Manufacturing hubs requests for trucks on its portal either on daily basis or long contractual basis. Daily rates are closely monitored by brokers which places a truck after securing a good rate from the industry. Truck owners are expected to maintain their vehicle and clearances to prevent truck rejection. Daily rates are generally followed by small and medium industries with a few exception like Patanjali.Long-term contracts are signed between fleet owners and big industries. These are awarded through an English Auction which is either an online process or is conducted as a face to face negotiation. Contracts can be quarterly, half-yearly or yearly.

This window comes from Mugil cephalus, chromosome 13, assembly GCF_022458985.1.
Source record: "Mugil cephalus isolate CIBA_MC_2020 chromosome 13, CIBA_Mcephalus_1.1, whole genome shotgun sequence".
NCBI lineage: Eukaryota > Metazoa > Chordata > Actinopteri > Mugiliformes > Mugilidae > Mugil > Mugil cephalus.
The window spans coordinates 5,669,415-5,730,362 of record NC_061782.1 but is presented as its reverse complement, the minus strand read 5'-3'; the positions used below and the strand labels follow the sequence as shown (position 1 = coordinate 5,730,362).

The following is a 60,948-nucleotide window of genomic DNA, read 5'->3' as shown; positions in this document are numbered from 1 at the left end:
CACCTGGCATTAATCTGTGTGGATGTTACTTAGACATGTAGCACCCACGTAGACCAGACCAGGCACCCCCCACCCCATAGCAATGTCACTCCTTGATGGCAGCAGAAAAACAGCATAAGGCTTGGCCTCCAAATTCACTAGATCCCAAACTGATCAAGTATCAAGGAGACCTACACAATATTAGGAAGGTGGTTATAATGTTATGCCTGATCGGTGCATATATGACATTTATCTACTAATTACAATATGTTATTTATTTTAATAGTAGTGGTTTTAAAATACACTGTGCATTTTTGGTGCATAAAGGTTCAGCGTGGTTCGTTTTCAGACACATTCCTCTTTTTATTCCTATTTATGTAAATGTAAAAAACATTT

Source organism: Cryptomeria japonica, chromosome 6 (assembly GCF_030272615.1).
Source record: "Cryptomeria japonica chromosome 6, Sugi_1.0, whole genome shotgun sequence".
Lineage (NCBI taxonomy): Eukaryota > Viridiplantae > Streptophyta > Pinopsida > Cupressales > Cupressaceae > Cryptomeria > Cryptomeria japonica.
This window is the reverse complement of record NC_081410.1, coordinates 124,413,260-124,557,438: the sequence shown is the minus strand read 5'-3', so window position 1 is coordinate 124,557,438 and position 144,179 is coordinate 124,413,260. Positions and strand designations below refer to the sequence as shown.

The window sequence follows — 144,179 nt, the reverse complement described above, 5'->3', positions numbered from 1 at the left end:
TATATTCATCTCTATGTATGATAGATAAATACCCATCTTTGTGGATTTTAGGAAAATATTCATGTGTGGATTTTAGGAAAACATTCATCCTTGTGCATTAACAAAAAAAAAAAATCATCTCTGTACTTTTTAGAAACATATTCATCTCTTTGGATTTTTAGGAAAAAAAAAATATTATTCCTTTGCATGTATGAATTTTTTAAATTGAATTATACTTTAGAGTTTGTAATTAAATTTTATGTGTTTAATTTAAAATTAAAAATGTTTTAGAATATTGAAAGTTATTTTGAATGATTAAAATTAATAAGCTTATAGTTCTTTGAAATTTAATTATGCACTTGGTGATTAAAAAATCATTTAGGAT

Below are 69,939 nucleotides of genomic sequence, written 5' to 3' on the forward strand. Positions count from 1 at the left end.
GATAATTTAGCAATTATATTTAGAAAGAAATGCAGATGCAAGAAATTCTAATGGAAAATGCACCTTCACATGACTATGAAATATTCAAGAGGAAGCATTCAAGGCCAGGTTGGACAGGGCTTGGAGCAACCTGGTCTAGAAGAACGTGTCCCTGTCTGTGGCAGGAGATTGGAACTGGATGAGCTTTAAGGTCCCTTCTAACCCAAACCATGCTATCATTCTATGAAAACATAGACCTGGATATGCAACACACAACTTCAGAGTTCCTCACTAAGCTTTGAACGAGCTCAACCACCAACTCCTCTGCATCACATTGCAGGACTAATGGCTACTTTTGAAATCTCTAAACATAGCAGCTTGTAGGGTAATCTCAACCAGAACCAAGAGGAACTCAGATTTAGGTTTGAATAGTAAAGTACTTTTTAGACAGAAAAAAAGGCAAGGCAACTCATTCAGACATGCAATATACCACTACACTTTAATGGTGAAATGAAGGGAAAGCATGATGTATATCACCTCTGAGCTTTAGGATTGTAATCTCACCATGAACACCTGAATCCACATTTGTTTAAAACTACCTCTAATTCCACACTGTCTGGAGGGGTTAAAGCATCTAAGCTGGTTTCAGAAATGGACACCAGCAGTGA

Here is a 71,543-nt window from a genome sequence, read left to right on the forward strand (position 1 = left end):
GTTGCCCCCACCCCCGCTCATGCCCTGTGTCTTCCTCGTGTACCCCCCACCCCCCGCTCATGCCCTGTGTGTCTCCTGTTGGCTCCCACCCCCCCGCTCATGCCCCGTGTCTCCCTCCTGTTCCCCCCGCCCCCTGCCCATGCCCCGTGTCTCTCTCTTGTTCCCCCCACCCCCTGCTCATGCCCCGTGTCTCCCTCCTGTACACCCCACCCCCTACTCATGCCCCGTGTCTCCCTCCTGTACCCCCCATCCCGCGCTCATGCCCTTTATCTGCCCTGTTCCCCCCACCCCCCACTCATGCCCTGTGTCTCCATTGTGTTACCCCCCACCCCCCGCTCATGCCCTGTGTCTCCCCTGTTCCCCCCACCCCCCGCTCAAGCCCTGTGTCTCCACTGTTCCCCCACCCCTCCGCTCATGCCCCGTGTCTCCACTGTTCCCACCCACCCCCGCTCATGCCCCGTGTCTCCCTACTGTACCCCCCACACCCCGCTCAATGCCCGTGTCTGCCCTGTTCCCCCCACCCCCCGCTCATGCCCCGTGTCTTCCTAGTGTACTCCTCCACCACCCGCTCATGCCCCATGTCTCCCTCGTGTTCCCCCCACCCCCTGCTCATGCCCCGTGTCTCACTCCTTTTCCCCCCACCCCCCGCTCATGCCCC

Firms like HUL, Godrej, Marico prefers the long-term contracts and creates huge revenues for the transporters.However, the amount of total business in the hands of big fleet owners constitute a small proportion. Most of the demands are catered through brokers in both the types of contract systems. Brokers maintain a portfolio of large number of independent small truck owners who cannot compete with fleet owners for the contract. This kind is more prominent and connects large fleet owners and small truck owners to satisfy the demand. However, cross brokerage exists as a common practice and adds to the cost of transportation.Loyalty and personal contacts are highly rewarded, with most of the short payment cycle contracts falling into the hands of big fleet owners.